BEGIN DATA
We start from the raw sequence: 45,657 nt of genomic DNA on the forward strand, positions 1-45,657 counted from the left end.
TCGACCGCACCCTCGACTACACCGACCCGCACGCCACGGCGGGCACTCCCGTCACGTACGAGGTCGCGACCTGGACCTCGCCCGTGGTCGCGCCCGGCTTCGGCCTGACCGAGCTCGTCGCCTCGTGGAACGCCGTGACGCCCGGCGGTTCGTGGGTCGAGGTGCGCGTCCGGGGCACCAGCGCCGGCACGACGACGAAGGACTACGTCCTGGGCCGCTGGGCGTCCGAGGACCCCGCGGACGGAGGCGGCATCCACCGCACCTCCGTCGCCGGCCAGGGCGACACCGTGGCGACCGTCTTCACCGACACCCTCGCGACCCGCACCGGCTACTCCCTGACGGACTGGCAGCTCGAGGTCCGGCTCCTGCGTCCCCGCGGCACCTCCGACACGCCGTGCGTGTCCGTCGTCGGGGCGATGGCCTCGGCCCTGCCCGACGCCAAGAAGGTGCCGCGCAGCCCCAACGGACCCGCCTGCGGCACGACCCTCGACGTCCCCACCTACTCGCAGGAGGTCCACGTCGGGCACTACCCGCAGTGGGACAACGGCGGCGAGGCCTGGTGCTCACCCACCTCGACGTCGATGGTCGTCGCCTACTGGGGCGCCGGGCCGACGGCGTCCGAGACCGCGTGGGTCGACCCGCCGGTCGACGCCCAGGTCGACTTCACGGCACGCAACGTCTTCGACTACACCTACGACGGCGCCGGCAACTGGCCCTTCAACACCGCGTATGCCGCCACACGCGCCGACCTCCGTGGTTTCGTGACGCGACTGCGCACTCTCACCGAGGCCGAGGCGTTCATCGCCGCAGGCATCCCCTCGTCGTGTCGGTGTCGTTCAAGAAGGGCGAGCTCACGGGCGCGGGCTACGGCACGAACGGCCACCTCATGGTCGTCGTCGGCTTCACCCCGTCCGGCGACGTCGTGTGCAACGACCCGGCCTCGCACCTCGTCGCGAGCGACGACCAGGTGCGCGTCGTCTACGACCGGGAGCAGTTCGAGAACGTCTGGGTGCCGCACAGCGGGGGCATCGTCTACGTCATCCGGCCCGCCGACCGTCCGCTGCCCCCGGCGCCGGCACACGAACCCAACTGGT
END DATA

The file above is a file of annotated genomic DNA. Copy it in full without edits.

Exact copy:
We start from the raw sequence: 45,657 nt of genomic DNA on the forward strand, positions 1-45,657 counted from the left end.
TCGACCGCACCCTCGACTACACCGACCCGCACGCCACGGCGGGCACTCCCGTCACGTACGAGGTCGCGACCTGGACCTCGCCCGTGGTCGCGCCCGGCTTCGGCCTGACCGAGCTCGTCGCCTCGTGGAACGCCGTGACGCCCGGCGGTTCGTGGGTCGAGGTGCGCGTCCGGGGCACCAGCGCCGGCACGACGACGAAGGACTACGTCCTGGGCCGCTGGGCGTCCGAGGACCCCGCGGACGGAGGCGGCATCCACCGCACCTCCGTCGCCGGCCAGGGCGACACCGTGGCGACCGTCTTCACCGACACCCTCGCGACCCGCACCGGCTACTCCCTGACGGACTGGCAGCTCGAGGTCCGGCTCCTGCGTCCCCGCGGCACCTCCGACACGCCGTGCGTGTCCGTCGTCGGGGCGATGGCCTCGGCCCTGCCCGACGCCAAGAAGGTGCCGCGCAGCCCCAACGGACCCGCCTGCGGCACGACCCTCGACGTCCCCACCTACTCGCAGGAGGTCCACGTCGGGCACTACCCGCAGTGGGACAACGGCGGCGAGGCCTGGTGCTCACCCACCTCGACGTCGATGGTCGTCGCCTACTGGGGCGCCGGGCCGACGGCGTCCGAGACCGCGTGGGTCGACCCGCCGGTCGACGCCCAGGTCGACTTCACGGCACGCAACGTCTTCGACTACACCTACGACGGCGCCGGCAACTGGCCCTTCAACACCGCGTATGCCGCCACACGCGCCGACCTCCGTGGTTTCGTGACGCGACTGCGCACTCTCACCGAGGCCGAGGCGTTCATCGCCGCAGGCATCCCCTCGTCGTGTCGGTGTCGTTCAAGAAGGGCGAGCTCACGGGCGCGGGCTACGGCACGAACGGCCACCTCATGGTCGTCGTCGGCTTCACCCCGTCCGGCGACGTCGTGTGCAACGACCCGGCCTCGCACCTCGTCGCGAGCGACGACCAGGTGCGCGTCGTCTACGACCGGGAGCAGTTCGAGAACGTCTGGGTGCCGCACAGCGGGGGCATCGTCTACGTCATCCGGCCCGCCGACCGTCCGCTGCCCCCGGCGCCGGCACACGAACCCAACTGGT